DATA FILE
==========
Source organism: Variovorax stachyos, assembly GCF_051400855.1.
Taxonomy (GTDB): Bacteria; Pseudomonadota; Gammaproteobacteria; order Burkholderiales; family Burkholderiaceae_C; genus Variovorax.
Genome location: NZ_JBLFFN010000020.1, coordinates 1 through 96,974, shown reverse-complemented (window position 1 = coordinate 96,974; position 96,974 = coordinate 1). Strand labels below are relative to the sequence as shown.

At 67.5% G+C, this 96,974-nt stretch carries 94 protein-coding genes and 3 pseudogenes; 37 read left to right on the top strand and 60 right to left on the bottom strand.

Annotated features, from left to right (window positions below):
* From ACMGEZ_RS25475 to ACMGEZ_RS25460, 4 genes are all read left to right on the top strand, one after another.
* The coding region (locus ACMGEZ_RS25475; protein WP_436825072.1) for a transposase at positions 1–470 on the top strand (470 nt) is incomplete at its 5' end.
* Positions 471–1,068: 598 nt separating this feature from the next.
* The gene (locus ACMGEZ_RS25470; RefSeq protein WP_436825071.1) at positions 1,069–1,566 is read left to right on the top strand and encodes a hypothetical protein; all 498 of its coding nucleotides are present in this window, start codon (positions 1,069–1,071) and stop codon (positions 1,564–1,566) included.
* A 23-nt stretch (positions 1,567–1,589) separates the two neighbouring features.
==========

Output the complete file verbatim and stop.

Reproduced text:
Source organism: Variovorax stachyos, assembly GCF_051400855.1.
Taxonomy (GTDB): Bacteria; Pseudomonadota; Gammaproteobacteria; order Burkholderiales; family Burkholderiaceae_C; genus Variovorax.
Genome location: NZ_JBLFFN010000020.1, coordinates 1 through 96,974, shown reverse-complemented (window position 1 = coordinate 96,974; position 96,974 = coordinate 1). Strand labels below are relative to the sequence as shown.

At 67.5% G+C, this 96,974-nt stretch carries 94 protein-coding genes and 3 pseudogenes; 37 read left to right on the top strand and 60 right to left on the bottom strand.

Annotated features, from left to right (window positions below):
* From ACMGEZ_RS25475 to ACMGEZ_RS25460, 4 genes are all read left to right on the top strand, one after another.
* The coding region (locus ACMGEZ_RS25475; protein WP_436825072.1) for a transposase at positions 1–470 on the top strand (470 nt) is incomplete at its 5' end.
* Positions 471–1,068: 598 nt separating this feature from the next.
* The gene (locus ACMGEZ_RS25470; RefSeq protein WP_436825071.1) at positions 1,069–1,566 is read left to right on the top strand and encodes a hypothetical protein; all 498 of its coding nucleotides are present in this window, start codon (positions 1,069–1,071) and stop codon (positions 1,564–1,566) included.
* A 23-nt stretch (positions 1,567–1,589) separates the two neighbouring features.